3 Essential Ingredients for 8 Simple Korean Recipes


Korean culture and food is no stranger to most countries, be it in the West or East. Here in Malaysia, the Korean Fried Chicken trend has been taking over the cities by storm. Pretty much every single person I know has at least tried these popular Korean dishes once – Kimchi, Korean BBQ, Bibimbap, Bulgogi, Kimbab. I bet you’ve tried all of them before as well.

Unlike Chinese cuisine where the wok is commonly used, and the control of fire is extremely important to get your dish perfect, in Korean cuisine, it’s a lot more forgiving. You don’t necessarily have to cook the ingredients in strict sequence, it’s ok to marinate everything beforehand and just stir fry them altogether until cooked.

So here I’m going to introduce you to 3 essential ingredients to create 10 simple Korean recipes which you can easily make at home.


1. Gochujang 고추장

Gochu literally means chilli. If you thought that every type of chilli out there taste the same, think again. Korean chilli has a unique, somewhat citrusy flavour of its own. Gochujang is basically fermented red chilli paste made mainly from chili powder, glutinous rice, salt and a few other ingredients. It’s easily available in most supermarkets in the Asian/ Korean section.

But if you are curious on how it’s actually made, watch how to make it here:

Suggested recipes:

Gochujang Roasted Chicken:

Gochujang Stir Fry Octopus/ Squid :

Spicy Korean Chicken Stew:

For our vegan friends, here’s a really yummy Gochujang Mac & Cheese video recipe by PurelyB which is a real hit in our family:


2. Doenjang 된장

Doenjang on other other hand is another key ingredient in Korean cuisine. This fermented soy bean paste can be used to make soups, stews, salad dressings and sauces. It’s pretty salty on its own so you definitely would have to dilute it depending on what you’ll be using it for.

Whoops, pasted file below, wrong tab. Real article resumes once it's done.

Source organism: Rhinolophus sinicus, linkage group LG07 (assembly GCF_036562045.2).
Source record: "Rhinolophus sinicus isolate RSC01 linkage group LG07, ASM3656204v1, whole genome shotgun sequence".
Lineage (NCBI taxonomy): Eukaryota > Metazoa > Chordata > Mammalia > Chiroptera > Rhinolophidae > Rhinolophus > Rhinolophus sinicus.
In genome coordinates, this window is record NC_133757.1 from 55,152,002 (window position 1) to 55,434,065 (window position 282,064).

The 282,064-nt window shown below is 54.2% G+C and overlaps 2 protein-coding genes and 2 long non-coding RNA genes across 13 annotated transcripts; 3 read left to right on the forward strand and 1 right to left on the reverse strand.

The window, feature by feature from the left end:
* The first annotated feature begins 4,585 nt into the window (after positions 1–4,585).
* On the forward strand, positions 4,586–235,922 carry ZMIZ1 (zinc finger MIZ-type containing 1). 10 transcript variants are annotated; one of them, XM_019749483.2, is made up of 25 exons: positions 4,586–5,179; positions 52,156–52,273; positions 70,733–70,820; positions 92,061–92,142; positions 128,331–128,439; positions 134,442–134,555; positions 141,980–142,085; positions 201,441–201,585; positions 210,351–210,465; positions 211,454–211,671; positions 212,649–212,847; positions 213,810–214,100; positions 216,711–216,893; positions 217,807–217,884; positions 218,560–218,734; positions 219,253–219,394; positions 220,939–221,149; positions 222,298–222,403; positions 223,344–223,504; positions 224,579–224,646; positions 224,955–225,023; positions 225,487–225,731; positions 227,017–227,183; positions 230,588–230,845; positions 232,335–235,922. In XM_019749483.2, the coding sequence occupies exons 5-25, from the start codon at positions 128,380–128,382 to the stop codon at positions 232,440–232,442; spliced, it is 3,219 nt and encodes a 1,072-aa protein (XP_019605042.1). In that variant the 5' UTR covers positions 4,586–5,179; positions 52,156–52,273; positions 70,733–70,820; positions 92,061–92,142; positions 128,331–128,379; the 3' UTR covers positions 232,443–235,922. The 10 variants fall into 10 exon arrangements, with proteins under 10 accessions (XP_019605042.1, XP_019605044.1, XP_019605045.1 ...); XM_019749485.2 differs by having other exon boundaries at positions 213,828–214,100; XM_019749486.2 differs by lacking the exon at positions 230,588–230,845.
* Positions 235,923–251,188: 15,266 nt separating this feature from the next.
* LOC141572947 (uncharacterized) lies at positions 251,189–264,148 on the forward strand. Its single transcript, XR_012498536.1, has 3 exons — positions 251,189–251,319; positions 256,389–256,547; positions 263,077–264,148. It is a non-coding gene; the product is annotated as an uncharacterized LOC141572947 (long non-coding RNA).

Bored of balsamic vinegar dressings? Here’s my take on a Doenjang salad dressing:

  • 1 Tablespoon Korean Doenjang
  • 1 Tablespoon rice wine vinegar
  • 1 Teaspoon honey
  • 1 Teaspoon water
  • 1 Tablespoon sesame oil
  • 1 Teaspoon toasted sesame seeds
  1. Combine Doenjang, vinegar, honey and water. Sprinkle sesame oil and seeds on top. Ideally served a little chilled.


Here’s also a super easy Doenjang soup recipe from Korean Bapsang:


3. Miyeok 미역

Miyeok is simple dried seaweed. Seaweed is packed with calsium, iron and iodine and is so nutritious for the body. In Korea, seaweed soup is often served to mothers after they have given birth as it helps with post natal recovery.

I love having seaweed in my pantry because as a working mother, this is one of those ingredients that is so simple and quick to cook for the family. I usually just make soup with it, but you can also use seaweed to make cold salads as well. A bowl of brown rice with leftover seaweed soup is really so comforting and warming for the body. Seaweed soup for the soul!

Do try out some of these healthy Recipes here: